Thursday, April 02, 2009

Teenage Sucks: Låt Den Rätte Komma In.

One of the great things about my job - which includes the odd bit of film reviewing every now and then when I'm given the opportunity - is that, just occasionally, I get a freebie to something which doesn't look all that promising at a glance. But which, ultimately, turns out to be an invitation to view an unexpected gem.

I went to the press screening of Let the Right One In (Låt Den Rätte Komma In) at the Tyneside today (first time I'd been up to the fourth floor there). This is a 2008 Swedish vampire movie directed by Tomas Alfredson. It's based on a novel of the same name by John Ajvide Lindqvist (who also wrote the screenplay) and tells the quasi-romantic story of a bullied 12-year-old boy, Oskar, who develops a close friendship with a teenage vampire girl (although there's actually some question about whether that particular term is applicable) called Eli, who lives next door to him in an apartment block in a suburb of Stockholm. The book, apparently, which I must seek out, focuses more on the darker side of humanity, dealing with some very emotive issues such as bullying, paedophilia, sex-crime and a thirst for revenge as well as the more obvious supernatural themes that you'd expect from a story about vampires. The film follows most of these through to a logical conclusion although I understand that it's far more of a 'rites of passage' piece than the source text.

The two kids in the central roles - Kåre Hedebrant as Oskar and Lina Leandersson as Eli - are, genuinely, oustanding. I mean, "my God, they are gonna be Big Stars"-outstanding. Many of the reviewers who've seen the film already have also commented - very favourably - on Alfredson's stark, beautiful cinematography and the movie's quiet, rather restrained approach to the sometimes bloody and violent subject matter it deals with. I really wasn't sure what to make of the film at first. It starts off - for, maybe, the opening twenty minutes - like a kind of vampire version of Red Riding if you can imagine such a strange beast. It's quite cold (physically and metaphorically) and rather difficult to penetrate. It was starting to become an intellecutal exercise of me trying to predicte where the plot was going to go next for a while. But then I started to warm to it (again, physically as well as metaphorically) as the movie began to get much more interesting, more intense, more outré. It has some wry, caustic and thoroughly sarky humour in it too, which was quite unexpected, and one or two really shocking moments (particularly one pyrotechnic sequence). And it features a genuinely tender (dare one say sweet) relationship between the young leads and, I guess, as close as you'll get to a happy ending in this sort of genre as you could possibly wish for. All this and a stream of gorgeous, poetic dialogue ('I'm twelve ... But, I've been twelve for a long time!') After an hour, I had fallen head-over-heels in love with it. By the finish I was adoring this lovely little work of quite outstanding beauty.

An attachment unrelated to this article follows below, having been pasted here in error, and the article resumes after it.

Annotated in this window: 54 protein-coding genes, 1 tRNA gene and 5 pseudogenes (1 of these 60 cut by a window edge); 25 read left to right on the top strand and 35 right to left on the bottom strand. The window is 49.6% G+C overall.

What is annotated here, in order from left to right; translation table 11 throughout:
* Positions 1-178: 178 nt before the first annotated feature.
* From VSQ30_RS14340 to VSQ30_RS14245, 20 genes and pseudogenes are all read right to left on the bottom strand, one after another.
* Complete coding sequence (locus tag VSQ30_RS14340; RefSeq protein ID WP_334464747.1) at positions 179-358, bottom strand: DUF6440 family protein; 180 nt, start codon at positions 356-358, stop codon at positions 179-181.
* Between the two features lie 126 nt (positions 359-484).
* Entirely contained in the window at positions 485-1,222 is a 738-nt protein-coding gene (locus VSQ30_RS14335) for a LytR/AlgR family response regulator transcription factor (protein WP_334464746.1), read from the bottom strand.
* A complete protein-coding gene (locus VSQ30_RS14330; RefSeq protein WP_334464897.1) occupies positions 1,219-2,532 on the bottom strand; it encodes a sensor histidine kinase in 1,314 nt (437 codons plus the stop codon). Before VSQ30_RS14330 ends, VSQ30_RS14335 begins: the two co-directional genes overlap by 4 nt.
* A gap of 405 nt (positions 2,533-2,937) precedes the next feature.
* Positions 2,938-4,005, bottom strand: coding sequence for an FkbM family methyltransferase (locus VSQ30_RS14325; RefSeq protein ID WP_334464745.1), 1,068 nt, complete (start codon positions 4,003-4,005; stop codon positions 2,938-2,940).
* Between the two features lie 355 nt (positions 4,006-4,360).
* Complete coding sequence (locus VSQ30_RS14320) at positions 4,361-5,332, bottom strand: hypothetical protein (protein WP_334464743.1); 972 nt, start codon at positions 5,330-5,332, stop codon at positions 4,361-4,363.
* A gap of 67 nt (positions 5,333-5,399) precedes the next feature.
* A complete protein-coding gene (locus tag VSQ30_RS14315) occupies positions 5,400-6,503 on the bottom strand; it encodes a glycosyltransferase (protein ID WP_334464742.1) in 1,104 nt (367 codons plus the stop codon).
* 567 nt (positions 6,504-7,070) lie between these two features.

It's been given a limited theatrical release in the UK so, I urge you, do try to go along to see it if you get the opportunity. I understand it's already out on DVD and Blu-Ray in the US and has generated some controversy as a rather simplistic, and sometimes quite nonsensical, set of English subtitles were used. There's a re-release coming soon, apparently, with the 'proper' translation so if you're going to buy the DVD it might be an idea to hang on for a bit. There's a very interesting summation of the controversy (and an interview with the director) here:

Inevitably, perhaps, as with most good non-English language horror movies a Hollywood take is on the near horizon. Cloverfield director Matt Reeves is writing and directing an English language remake for Overture Films and Hammer. This, retitled Let Me In, is due to start principal photography next month. Alfredson has been reported as saying he's uphappy the film is being remade, expressing concern that the end result could be 'too mainstream.' I do see his point - albeit, they'd need to perform some major surgery to turn this particular story into The Lost Boys (to which it shares some, mostly aesthetic resemblence), let alone An Interview With a Vampire or Twilight. It's more in the Near Dark or Leptirica school of bloodsucking despite its Byronesque central theme of doomed passion. Let's just hope the Americans don't screw this one up as badly as they did Ju-on: The Grudge.